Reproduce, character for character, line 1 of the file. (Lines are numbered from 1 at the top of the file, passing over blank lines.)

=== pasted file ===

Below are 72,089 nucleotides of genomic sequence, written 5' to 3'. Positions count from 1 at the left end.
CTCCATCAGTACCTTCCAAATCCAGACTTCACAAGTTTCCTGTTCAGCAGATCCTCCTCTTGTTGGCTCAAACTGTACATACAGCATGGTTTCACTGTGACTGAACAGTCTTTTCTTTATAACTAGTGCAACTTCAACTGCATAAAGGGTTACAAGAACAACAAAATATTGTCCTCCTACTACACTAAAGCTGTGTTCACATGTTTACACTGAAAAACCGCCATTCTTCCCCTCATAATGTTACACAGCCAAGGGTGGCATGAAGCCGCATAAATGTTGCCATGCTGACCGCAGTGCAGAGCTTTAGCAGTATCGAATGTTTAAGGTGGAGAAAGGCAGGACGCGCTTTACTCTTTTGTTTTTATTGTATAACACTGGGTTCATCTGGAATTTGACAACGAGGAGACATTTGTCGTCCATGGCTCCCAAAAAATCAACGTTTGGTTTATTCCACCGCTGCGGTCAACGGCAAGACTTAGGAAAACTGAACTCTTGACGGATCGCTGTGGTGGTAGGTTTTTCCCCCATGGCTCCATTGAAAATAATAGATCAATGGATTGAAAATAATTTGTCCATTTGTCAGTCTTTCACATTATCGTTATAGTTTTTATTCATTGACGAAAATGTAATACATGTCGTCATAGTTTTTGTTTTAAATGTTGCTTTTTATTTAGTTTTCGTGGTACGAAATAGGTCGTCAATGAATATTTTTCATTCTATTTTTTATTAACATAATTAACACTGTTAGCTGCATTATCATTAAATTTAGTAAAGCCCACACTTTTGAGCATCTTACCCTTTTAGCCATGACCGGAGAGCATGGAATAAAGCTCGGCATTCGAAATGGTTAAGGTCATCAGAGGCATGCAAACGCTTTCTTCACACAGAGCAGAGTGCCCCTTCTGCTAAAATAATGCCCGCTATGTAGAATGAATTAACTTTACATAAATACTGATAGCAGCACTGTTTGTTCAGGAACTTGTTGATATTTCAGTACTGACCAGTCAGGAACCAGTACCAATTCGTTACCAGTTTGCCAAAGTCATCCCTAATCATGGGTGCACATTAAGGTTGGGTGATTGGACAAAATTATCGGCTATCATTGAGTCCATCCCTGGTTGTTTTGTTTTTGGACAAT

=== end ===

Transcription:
Below are 72,089 nucleotides of genomic sequence, written 5' to 3'. Positions count from 1 at the left end.